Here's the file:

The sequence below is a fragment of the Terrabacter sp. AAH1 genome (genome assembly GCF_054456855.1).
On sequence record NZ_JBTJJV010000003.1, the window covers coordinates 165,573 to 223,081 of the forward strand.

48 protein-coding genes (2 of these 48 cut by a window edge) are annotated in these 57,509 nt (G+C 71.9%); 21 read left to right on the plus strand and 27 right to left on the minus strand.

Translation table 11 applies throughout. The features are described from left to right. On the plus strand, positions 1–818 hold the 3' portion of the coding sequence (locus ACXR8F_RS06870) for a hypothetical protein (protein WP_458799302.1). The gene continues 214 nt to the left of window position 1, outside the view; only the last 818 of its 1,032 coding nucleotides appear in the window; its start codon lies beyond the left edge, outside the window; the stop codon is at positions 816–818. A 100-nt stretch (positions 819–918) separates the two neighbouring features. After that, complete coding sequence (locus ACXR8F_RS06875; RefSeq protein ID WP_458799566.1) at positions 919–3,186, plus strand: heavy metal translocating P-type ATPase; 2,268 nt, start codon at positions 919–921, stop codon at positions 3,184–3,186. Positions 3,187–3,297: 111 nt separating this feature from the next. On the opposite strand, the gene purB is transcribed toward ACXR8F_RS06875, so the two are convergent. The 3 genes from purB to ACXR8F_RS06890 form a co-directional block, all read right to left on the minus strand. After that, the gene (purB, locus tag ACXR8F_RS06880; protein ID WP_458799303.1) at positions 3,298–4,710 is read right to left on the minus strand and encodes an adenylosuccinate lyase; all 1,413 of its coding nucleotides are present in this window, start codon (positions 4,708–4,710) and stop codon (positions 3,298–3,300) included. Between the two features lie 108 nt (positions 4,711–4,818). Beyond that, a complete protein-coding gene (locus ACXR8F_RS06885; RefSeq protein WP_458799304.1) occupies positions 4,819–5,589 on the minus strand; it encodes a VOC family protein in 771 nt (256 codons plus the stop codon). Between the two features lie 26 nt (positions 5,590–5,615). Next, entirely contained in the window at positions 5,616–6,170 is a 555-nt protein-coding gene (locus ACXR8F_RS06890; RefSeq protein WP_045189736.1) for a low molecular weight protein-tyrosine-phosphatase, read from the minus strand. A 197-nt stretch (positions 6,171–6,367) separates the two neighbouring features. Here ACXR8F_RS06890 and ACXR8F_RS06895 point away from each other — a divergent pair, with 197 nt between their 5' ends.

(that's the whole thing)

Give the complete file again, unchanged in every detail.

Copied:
The sequence below is a fragment of the Terrabacter sp. AAH1 genome (genome assembly GCF_054456855.1).
On sequence record NZ_JBTJJV010000003.1, the window covers coordinates 165,573 to 223,081 of the forward strand.

48 protein-coding genes (2 of these 48 cut by a window edge) are annotated in these 57,509 nt (G+C 71.9%); 21 read left to right on the plus strand and 27 right to left on the minus strand.

Translation table 11 applies throughout. The features are described from left to right. On the plus strand, positions 1–818 hold the 3' portion of the coding sequence (locus ACXR8F_RS06870) for a hypothetical protein (protein WP_458799302.1). The gene continues 214 nt to the left of window position 1, outside the view; only the last 818 of its 1,032 coding nucleotides appear in the window; its start codon lies beyond the left edge, outside the window; the stop codon is at positions 816–818. A 100-nt stretch (positions 819–918) separates the two neighbouring features. After that, complete coding sequence (locus ACXR8F_RS06875; RefSeq protein ID WP_458799566.1) at positions 919–3,186, plus strand: heavy metal translocating P-type ATPase; 2,268 nt, start codon at positions 919–921, stop codon at positions 3,184–3,186. Positions 3,187–3,297: 111 nt separating this feature from the next. On the opposite strand, the gene purB is transcribed toward ACXR8F_RS06875, so the two are convergent. The 3 genes from purB to ACXR8F_RS06890 form a co-directional block, all read right to left on the minus strand. After that, the gene (purB, locus tag ACXR8F_RS06880; protein ID WP_458799303.1) at positions 3,298–4,710 is read right to left on the minus strand and encodes an adenylosuccinate lyase; all 1,413 of its coding nucleotides are present in this window, start codon (positions 4,708–4,710) and stop codon (positions 3,298–3,300) included. Between the two features lie 108 nt (positions 4,711–4,818). Beyond that, a complete protein-coding gene (locus ACXR8F_RS06885; RefSeq protein WP_458799304.1) occupies positions 4,819–5,589 on the minus strand; it encodes a VOC family protein in 771 nt (256 codons plus the stop codon). Between the two features lie 26 nt (positions 5,590–5,615). Next, entirely contained in the window at positions 5,616–6,170 is a 555-nt protein-coding gene (locus ACXR8F_RS06890; RefSeq protein WP_045189736.1) for a low molecular weight protein-tyrosine-phosphatase, read from the minus strand. A 197-nt stretch (positions 6,171–6,367) separates the two neighbouring features. Here ACXR8F_RS06890 and ACXR8F_RS06895 point away from each other — a divergent pair, with 197 nt between their 5' ends.